The bored detectives left, allowing the bus to head toward the Israeli border. “We were witness to a Hanukkah miracle in Beirut,” she would later write.
In their book (available in English), “Shula: Code Name the Pearl,” authors Aviezer Golan and Danny Pinkas wrote that Kishik-Cohen went by the code name The Pearl (“hapnina” in Hebrew), all the while posing as a housewife raising her seven children. One of those children, Itzhak Levanon, ultimately became Israel’s ambassador to Cairo from 2009 to 2011.
Act of betrayal
In 1961, though, Kishik-Cohen was arrested by the Lebanese authorities after being betrayed. “They asked me every question you could ask a spy: ‘Where is the transmitter? What is the code to the hidden text? Where are the documents?’ I just stared at them in silence and said that I don’t even know what a spy is and that they were just harassing a simple housewife,” she later recounted.
Her trial attracted a lot of interest in the Arab world and made headlines in Israel, as well as elsewhere, with articles describing “the Israeli spy network.” She later admitted to finding all the media attention pleasing. “I had been working for 14 years as if in the dark, not knowing what my importance was and what value there was to the material I was collecting; not knowing what kind of an agent I was – whether great and serious, or just a weakling,” she said, adding, “Now, suddenly, they are calling me ‘Mata Hari,’” referring to the Dutch dancer who was executed in France in 1917 after allegations that she was spying for Germany during World War I.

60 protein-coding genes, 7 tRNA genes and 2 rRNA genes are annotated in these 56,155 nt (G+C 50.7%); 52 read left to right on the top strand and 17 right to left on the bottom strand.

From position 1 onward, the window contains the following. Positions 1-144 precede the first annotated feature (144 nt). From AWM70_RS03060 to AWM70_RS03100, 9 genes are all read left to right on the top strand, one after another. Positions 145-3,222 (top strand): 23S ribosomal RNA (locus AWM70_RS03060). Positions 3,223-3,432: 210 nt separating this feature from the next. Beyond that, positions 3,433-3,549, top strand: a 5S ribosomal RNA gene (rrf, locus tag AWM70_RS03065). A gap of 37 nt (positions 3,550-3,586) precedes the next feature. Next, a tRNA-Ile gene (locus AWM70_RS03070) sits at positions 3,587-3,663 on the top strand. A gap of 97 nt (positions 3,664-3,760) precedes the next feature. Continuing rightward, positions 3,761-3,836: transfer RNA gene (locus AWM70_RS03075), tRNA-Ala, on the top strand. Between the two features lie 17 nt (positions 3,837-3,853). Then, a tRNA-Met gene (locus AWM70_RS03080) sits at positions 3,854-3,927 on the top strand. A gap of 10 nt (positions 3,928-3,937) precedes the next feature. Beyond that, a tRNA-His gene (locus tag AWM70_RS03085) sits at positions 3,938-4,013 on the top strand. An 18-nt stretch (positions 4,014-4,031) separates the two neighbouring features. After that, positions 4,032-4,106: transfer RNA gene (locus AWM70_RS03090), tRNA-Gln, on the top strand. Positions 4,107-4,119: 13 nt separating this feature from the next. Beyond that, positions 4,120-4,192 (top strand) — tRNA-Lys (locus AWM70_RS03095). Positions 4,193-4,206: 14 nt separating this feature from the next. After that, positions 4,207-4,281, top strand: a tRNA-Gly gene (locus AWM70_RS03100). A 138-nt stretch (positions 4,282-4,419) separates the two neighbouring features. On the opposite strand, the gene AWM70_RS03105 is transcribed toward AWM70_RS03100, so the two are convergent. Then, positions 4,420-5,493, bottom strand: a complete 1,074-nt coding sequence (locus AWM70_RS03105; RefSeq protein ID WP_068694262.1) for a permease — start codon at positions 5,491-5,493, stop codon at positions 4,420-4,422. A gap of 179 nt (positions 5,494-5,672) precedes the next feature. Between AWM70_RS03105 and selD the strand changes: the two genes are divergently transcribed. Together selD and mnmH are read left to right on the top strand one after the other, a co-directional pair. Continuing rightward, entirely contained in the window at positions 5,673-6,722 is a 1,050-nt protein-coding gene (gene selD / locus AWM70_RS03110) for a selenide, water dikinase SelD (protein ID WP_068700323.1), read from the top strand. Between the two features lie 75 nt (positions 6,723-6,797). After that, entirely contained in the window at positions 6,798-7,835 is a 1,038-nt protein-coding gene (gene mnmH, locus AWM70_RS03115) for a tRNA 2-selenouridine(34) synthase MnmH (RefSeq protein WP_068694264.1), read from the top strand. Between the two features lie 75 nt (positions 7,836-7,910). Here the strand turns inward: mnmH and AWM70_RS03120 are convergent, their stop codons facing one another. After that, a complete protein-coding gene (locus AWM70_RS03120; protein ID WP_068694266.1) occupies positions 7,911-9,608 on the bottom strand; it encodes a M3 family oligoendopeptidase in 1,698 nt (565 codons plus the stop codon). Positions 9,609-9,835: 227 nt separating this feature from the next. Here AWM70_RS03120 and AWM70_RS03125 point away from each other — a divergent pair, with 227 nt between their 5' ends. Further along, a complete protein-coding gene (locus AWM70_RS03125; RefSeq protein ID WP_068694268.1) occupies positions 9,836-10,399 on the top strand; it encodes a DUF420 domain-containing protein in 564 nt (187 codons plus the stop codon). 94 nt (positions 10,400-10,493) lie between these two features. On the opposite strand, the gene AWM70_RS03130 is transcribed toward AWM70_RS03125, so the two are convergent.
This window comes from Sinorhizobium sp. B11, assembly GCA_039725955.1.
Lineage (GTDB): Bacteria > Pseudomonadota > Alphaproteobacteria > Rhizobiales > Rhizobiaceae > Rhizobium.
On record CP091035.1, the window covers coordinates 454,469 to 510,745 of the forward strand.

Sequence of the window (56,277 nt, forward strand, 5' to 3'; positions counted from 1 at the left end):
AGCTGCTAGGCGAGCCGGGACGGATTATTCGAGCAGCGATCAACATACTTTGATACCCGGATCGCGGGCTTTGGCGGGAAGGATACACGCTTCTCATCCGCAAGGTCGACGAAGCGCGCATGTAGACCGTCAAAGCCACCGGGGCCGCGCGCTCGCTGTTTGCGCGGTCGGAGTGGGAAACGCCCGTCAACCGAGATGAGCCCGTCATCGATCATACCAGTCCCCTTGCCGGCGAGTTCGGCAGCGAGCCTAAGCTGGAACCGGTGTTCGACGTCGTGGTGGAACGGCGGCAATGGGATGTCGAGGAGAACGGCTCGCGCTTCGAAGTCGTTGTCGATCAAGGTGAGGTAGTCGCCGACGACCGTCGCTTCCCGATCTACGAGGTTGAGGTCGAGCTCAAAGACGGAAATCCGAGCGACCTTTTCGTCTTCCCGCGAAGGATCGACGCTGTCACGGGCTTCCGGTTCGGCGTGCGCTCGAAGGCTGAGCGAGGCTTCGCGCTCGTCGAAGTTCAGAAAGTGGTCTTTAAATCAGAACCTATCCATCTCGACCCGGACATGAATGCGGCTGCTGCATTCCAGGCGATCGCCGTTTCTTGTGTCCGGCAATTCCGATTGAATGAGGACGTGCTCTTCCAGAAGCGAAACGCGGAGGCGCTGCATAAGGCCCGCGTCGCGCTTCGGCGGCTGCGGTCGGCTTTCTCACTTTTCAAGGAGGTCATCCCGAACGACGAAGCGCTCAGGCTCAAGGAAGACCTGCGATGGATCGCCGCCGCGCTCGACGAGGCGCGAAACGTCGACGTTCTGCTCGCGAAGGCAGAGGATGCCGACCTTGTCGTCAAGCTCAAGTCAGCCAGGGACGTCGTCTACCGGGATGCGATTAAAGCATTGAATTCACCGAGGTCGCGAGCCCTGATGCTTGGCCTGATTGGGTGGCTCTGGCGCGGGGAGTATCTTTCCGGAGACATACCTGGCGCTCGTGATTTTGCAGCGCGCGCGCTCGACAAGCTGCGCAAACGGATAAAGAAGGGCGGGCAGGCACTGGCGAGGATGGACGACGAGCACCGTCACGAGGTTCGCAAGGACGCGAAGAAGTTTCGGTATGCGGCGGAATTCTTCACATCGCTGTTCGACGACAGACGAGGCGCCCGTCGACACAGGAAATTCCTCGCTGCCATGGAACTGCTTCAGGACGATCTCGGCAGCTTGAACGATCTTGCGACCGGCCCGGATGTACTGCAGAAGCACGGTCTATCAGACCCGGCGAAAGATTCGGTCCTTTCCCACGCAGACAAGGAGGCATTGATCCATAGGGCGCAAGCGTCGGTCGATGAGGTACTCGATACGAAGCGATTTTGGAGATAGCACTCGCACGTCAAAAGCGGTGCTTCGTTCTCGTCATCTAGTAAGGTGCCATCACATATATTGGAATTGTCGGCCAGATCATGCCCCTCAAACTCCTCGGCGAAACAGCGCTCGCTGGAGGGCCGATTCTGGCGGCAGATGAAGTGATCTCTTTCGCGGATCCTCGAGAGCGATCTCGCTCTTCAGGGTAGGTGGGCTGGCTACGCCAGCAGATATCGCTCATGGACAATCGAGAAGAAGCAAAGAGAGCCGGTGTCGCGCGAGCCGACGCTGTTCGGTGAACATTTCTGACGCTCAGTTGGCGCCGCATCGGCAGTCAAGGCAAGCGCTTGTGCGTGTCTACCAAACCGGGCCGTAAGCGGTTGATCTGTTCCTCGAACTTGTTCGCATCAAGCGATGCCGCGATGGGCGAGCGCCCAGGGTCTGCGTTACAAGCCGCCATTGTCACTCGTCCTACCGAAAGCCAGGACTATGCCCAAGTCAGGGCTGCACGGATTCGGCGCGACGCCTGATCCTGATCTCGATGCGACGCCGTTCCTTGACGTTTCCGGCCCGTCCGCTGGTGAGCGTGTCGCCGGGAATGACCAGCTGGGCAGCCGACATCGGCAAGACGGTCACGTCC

In detention, Kishik-Cohen was severely tortured and later sentenced to death. The indictment accused her of attempting a coup, spying for the enemy and smuggling Jews across the border.
In the Arab world, the headlines proclaimed “Death to the female spy!” and “Death to Shula Cohen,” she recounted. Much later, the Israeli Maariv daily reported that the prosecutor in her case had accused her of “rocking the cradle with one hand and turning the world upside down with the other.”
On appeal, her sentence was reduced to seven years in prison. She later said that her fear had been she would meet the same fate as Eli Cohen, the Israeli spy in Syria, who was publicly hanged in Damascus. Kishik-Cohen said she was told: “If Eli Cohen was left hanging for three days, we will hang Shula Cohen for a week.”
After the Six-Day War in 1967, Kishik-Cohen was released in a prisoner exchange, in return for hundreds of Lebanese. She returned to Jerusalem with her family, and had managed to have three of her seven children move to Israel prior to that.
In Israel, she worked as a sales clerk at a store that sold antiquities and jewelry. She would ultimately be recognized by the Jerusalem Municipality, with its Yakir Yerushayaim citizenship award, and received the intelligence community’s Yakir Seter award.
She was also given the honor of being one of the torch lighters for Israel’s Independence Day.
Her husband died in 1994. She is survived by seven children and dozens of grandchildren and great-grandchildren.